In 2004 everyone freaked out when Gmail launched because Google would be reading your emails to figure out what ads to serve you. “Privacy advocates objected to the advertising model, which involves Google’s robot eyes scanning every e-mail for keywords and displaying contextual advertisements alongside a user’s inbox,” noted Wired.
That might sound familiar to your great-great-great grandparents. Supposedly many people were apprehensive about using telephones in the early 1900s because they knew the phone companies could listen in on their phone calls. There are people who won’t use phones today because of the ease in which calls can be tapped.
But the rest of us seem to be ok with Gmail. And our phone. That’s because the benefits of those products far outweigh the privacy costs. And people are going to be just fine with Facebook, too. Even if they did do a switcharoo on privacy settings a month ago that is still reverberating through the tech press.
Contrary to published reports, Facebook CEO Mark Zuckerberg did not say “the age of privacy is over” in my interview with him last Friday evening at the Crunchies. You can watch the video here for yourself. What he said is that he wants Facebook to change with its users, and keep its product fresh. Which is exactly what they are doing.
The fact is that privacy is already really, really dead. Howard Lindzon nailed it the other day when he said “Equifax, Transunion, Capital One, American Express and their cousins raped our privacy,” Everything we do, everything we buy, everywhere we go is tracked and sitting in a database somewhere. Our location via our phone, or our car GPS. Our credit card transactions. Everything. Honestly, a picture of you taking a bong hit in college is mice nuts compared to the mountain of data that is gathered and exploited about every single one of us every single day. You just don’t really see that other stuff because those companies don’t like to talk about the data their gathering. I don’t see an Equifax blog post outlining exactly how they are gathering and selling your information, for example.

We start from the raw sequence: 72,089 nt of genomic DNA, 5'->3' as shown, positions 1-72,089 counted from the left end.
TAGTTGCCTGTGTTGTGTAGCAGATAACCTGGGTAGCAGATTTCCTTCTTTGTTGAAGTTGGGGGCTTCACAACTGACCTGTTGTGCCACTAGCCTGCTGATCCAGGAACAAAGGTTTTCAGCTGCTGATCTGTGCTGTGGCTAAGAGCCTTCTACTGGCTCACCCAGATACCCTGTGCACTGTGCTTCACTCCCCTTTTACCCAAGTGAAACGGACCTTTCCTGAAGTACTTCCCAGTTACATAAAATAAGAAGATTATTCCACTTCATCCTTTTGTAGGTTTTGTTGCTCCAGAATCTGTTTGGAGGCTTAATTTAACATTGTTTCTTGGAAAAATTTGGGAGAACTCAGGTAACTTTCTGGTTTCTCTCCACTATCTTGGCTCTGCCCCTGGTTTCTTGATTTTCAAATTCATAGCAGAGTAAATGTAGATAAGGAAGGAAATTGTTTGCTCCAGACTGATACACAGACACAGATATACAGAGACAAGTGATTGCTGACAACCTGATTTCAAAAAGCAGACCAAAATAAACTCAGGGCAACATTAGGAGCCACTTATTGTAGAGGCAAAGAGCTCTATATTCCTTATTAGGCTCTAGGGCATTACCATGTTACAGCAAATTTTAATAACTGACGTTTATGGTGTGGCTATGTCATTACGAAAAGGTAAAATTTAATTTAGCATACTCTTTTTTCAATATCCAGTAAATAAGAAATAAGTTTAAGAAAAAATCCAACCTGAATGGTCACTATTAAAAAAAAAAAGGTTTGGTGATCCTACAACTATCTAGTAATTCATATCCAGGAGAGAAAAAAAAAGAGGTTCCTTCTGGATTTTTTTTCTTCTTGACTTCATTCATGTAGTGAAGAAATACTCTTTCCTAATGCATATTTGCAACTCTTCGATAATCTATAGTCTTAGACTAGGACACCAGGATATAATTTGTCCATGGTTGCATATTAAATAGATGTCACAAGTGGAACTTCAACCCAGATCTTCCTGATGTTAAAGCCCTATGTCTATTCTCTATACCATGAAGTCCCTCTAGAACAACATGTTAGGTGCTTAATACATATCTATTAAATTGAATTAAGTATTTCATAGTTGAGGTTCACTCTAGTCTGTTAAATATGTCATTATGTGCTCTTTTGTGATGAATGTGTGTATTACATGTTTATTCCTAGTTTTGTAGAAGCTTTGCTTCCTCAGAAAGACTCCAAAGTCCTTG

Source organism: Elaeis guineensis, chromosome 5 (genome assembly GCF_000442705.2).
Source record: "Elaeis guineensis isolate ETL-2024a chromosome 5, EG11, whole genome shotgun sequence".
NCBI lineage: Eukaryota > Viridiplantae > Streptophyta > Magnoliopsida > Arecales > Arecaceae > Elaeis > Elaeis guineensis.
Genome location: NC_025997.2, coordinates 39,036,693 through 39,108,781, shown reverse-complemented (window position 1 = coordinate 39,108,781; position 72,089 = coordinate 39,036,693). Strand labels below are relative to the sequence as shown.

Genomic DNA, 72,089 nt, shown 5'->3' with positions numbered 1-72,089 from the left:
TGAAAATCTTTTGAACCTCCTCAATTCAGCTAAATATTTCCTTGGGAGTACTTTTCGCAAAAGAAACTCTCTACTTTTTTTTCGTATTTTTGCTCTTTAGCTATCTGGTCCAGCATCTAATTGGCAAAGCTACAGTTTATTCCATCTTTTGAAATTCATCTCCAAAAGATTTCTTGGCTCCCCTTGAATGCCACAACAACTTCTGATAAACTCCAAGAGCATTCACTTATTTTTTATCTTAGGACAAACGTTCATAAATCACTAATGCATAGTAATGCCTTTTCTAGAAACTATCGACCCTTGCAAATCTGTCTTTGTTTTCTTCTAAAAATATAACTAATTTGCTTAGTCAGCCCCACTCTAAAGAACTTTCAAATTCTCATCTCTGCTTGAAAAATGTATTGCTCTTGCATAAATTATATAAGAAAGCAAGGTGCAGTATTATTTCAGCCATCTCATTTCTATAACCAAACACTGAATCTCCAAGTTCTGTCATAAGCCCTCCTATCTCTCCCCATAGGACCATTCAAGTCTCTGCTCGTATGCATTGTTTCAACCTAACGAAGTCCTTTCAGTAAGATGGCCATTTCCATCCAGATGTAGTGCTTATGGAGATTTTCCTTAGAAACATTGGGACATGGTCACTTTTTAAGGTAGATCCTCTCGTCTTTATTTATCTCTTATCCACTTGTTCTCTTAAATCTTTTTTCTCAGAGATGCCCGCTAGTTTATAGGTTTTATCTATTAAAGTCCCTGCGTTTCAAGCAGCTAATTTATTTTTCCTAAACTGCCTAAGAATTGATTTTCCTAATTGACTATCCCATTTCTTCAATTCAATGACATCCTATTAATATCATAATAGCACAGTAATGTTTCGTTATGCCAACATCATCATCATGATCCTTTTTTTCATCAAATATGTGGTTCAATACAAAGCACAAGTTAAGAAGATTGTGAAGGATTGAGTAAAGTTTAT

The point is that we like Facebook. Very, very few of us are going to stop using it. It was inevitable that they’d rip the bandaid off and try to get their users to make data public. It’s what’s best for Facebook. And if users hate it enough, someone else will launch a competing service that has different policies and thrive. You can guess what the odds of that happening are.
Crazy right? Who’d want to do that? Well, apparently a lot do. The company has let in 2,500 people so far. Those 2,500 people are publishing $200,000 worth of purchases a day to their friends. It’s less than a month old and they’ve tracked $3.8 million in transactions already, with an average transaction size of $46.
And more than 10,000 people are on the waiting list to get an account and gladly share their consumption behavior with the world.
Why are they doing it? To share what they’re buying, and talk about it. Or to let advertisers see what they like and tailor offers to them. Or something. The point is, we don’t really care about privacy anymore. And Facebook is just giving us exactly what we want.